DENVER Senators moved forward with a proposal to merge the state divisions of wildlife and parks Thursday, although two retired chiefs of those agencies warned them to slow down.
The proposed merger is the most tangible piece of Gov. John Hickenloopers promise to make government more efficient. Mike King, the Hickenlooper cabinet member who oversees both agencies, floated the plan in early March.
I think that we owe it to the people of this state to demonstrate that were serious that were going to change the way government does business, King said Thursday in testimony to the Senate Agriculture Committee.
The panel voted 7-0 in favor of Senate Bill 208, which sets the stage for the merger by combining the citizen boards that oversee wildlife and state parks.
The bill is moving quickly. It was introduced just Tuesday.
The combined agency will have about 880 employees, with overlap in at least 25 positions, King said. In addition to duplicate personnel, the agencies have similar missions and own similar pieces of land, he said.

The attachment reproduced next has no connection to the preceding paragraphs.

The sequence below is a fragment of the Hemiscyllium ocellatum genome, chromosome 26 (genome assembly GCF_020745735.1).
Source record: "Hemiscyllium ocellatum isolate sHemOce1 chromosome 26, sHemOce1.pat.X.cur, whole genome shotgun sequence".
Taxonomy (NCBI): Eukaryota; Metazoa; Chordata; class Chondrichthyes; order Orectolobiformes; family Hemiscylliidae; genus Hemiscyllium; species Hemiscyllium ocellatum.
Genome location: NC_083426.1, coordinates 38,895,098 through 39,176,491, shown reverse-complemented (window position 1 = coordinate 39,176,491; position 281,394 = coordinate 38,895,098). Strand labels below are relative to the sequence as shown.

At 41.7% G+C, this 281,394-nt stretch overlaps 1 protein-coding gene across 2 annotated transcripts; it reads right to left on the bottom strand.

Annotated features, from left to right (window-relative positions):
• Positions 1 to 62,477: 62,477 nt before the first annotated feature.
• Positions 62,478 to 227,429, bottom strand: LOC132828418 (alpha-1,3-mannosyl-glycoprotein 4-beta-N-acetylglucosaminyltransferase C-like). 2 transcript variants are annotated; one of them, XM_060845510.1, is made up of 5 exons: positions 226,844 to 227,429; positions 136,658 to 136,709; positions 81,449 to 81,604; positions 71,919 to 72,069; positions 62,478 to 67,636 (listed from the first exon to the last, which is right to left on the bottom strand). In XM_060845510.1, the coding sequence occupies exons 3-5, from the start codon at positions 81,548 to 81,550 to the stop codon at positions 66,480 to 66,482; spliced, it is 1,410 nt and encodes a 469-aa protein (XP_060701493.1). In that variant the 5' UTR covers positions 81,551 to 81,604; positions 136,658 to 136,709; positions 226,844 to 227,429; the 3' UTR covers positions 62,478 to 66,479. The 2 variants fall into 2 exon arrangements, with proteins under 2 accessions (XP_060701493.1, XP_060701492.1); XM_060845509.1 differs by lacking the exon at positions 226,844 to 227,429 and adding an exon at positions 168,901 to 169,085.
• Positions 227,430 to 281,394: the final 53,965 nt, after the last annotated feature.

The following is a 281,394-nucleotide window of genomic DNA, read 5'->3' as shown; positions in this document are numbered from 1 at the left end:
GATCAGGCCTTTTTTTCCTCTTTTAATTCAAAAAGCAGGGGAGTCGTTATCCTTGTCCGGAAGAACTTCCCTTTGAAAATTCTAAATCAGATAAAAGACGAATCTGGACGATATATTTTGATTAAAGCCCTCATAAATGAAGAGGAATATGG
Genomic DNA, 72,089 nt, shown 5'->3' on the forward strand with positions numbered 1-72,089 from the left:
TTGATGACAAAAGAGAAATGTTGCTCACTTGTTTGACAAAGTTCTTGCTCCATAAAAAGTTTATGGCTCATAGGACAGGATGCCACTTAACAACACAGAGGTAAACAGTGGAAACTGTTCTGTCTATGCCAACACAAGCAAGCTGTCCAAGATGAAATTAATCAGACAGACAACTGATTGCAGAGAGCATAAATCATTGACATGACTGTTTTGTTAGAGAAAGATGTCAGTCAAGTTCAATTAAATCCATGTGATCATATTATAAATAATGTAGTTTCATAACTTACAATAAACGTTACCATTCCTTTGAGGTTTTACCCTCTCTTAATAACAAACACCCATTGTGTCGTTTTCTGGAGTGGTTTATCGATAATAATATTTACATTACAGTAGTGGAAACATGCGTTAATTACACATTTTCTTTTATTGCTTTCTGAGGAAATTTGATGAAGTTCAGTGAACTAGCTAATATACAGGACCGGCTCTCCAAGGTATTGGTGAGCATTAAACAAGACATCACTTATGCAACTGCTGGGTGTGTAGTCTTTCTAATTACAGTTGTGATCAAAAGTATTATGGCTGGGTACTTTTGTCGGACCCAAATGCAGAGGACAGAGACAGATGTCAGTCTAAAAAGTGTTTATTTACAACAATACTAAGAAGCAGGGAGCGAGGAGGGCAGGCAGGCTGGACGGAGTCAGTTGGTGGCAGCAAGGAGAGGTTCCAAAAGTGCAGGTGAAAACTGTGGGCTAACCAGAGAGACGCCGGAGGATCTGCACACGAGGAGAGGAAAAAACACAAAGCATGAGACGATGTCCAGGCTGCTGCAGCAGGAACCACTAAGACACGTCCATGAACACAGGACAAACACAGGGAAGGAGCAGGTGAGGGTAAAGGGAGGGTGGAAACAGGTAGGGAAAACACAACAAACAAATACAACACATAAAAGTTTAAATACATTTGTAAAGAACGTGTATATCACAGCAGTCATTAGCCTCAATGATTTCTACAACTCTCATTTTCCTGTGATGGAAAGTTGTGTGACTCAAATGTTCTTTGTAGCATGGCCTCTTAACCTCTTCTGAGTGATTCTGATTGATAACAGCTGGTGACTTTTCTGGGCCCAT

King pointed to Southwest Colorados Lone Mesa State Park, whose 12,000 remote acres make it prime elk habitat.
Thats currently a state park. It might make more sense as a state wildlife area, King said.
King pledged to protect money set aside for wildlife from hunting licenses and the federal government. If wildlife money is used for parks, it could put at risk $12 million in federal funds.
Retired division of wildlife Director Bruce McCloskey said he felt more comfortable with the merger now than he did two weeks ago, but he urged legislators to slow down.
The speed at which this merger is being implemented is mind-boggling. McCloskey said.
The need to protect wildlife dollars from diversion to parks is serious, McCloskey said. Colorado had a combined wildlife and parks department in the 1960s, and federal audits were still turning up problems with it in the 1990s.
It is a matter of doing it absolutely squeaky-clean, above-board, in the light of day, right from Day One or pay the consequences down the road, McCloskey said.
Lyle Laverty, a former director of the parks division, said he agreed that some overlap exists with the division of wildlife.
I think there are a number of potential savings, but Im not sure in my own mind it requires a merger, Laverty said.
Hunting and angling activists are divided on the idea. People from the Colorado Wildlife Federation, Trout Unlimited and the Colorado Bowhunters Association questioned the need for a merger, while an official with the Colorado Mule Deer Association and members of the governor-appointed parks and wildlife boards supported it.
Thursdays vote sends SB 208 to the full Senate.
Reach Joe Hanel at email@example.com.